• Sam Hughes (Senior Treasurer): Though he has been on GSSC for several years, Mike of the Alumni Affairs team was concerned that Hughes might cheat on his budget like he did at fantasy football. However, Hughes argues that his trades have always been legitimate and genius.
  • Daria Greeno (Comptroller): As the former VP of Finance, who resigned from that post this week, she assured council that she “probably wouldn’t resign twice.”

Some more fantastic lines after the jump!

Sep

21

Written by

The Columbia researcher: a jaded, contrary private eye...

The Columbia researcher: a jaded, contrary private eye…

Tired of only hearing about arts and politics in campus news? Then welcome to BunsenBwog (occasionally Bunsen Bwog), our go-to conglomerate source for the scientific happenings of the world. Think of it like Bwoglines, but for science. In this edition, first-year Bwogger Nora McNamara-Bordewick takes you through Columbia’s health research in the news over the past week.

The stakes couldn’t be higher for the legalization of medical marijuana, with opponents of cannabis legislation getting smoked by budding evidence from Columbia’s Mailman School of Public Health. All puns aside, a newly-published paper concludes that states with medical cannabis laws see fewer fatal car accidents caused by opioid use. When medical marijuana is legal, individuals with chronic pain substitute marijuana for opioids, which accounts for the decrease in automobile fatalities. Weed all like to see this happen.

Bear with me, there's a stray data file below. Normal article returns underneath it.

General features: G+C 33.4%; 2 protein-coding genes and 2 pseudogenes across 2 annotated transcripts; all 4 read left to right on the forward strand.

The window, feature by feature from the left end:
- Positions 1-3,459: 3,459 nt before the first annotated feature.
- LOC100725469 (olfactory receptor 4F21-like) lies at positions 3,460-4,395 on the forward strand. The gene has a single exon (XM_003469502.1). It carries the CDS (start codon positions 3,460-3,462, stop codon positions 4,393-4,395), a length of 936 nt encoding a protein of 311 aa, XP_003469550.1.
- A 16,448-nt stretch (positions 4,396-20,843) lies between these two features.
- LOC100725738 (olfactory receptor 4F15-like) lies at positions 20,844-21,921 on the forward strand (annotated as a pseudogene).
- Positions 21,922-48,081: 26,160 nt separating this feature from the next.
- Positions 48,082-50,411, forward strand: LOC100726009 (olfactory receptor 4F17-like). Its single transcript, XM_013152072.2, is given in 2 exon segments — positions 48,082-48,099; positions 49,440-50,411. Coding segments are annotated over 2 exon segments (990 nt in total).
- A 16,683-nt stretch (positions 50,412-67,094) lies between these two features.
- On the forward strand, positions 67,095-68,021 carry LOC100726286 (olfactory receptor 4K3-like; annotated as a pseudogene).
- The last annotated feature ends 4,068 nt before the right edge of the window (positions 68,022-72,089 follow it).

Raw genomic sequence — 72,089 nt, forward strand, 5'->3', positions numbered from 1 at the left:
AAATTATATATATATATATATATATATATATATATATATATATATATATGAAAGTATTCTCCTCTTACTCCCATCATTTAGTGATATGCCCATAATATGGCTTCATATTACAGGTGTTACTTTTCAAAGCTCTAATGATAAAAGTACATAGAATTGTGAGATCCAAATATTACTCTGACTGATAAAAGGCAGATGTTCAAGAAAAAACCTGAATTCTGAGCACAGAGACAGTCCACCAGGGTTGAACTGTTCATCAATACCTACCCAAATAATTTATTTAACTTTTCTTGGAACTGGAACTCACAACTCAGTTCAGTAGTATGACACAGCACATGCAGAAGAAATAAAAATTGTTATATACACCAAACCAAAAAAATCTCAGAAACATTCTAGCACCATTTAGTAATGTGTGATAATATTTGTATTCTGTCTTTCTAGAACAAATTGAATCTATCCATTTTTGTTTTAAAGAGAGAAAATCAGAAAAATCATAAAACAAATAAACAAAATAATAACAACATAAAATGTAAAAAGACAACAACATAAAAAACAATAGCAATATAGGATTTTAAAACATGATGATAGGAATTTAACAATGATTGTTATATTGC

The FDA has finally gotten around to addressing information that the folks up at the Medical campus knew back in ‘07. A paper published by researchers at Columbia University School of Nursing concluded that active chemicals in antibacterial soap are no more effective in stopping the spread of germs than good old-fashioned soap and water. In fact, the paper links the widespread use of antibacterial soaps to the growth of drug-resistant bacteria. Nine years later, the FDA is taking action on this evidence, placing a ban on certain chemicals in antibacterial soaps and washes. Fear not, avid users of the John Jay Purell dispenser: the FDA ban does not extend to hand sanitizers and wipes.

Hate oversleeping? Want to overthrow the legitimacy of Columbia University entirely? Read on after the jump

Sep

21

Written by

A young man in a suit listening through a solo cup

Just the FBI, listening in on your QUESTIONABLE SECURITY DECISIONS.

While we at Columbia have been pretty quiet about the Chelsea explosion, the country is still struggling to find out why and how. Yesterday, the main suspect’s father claimed that he had reported his son to the FBI two years ago. (New York Post)

The Hillary Clinton Email Extravaganza continues to have its secrets revealed. Some pretty damning evidence points to the fact that Paul Combetta, Clinton’s computer specialist, asked Reddit how to hide information on the private server. (Vice)

Have you seen those ads for the new show CBS show Bull on the subway entrances at 116th? Don’t get your hopes up about the show. According to one critic, the show is “the TV equivalent of putting a Harambe T-shirt on your dad.” (A.V. Club)

Mark your calendars for “late 2017:” China’s Tiangong-1 space station is falling back to earth in an uncontrolled manner, meaning it might release debris over populated areas. (Popular Mechanics)

The very competent FBI agents in charge of 2016 via Shutterstock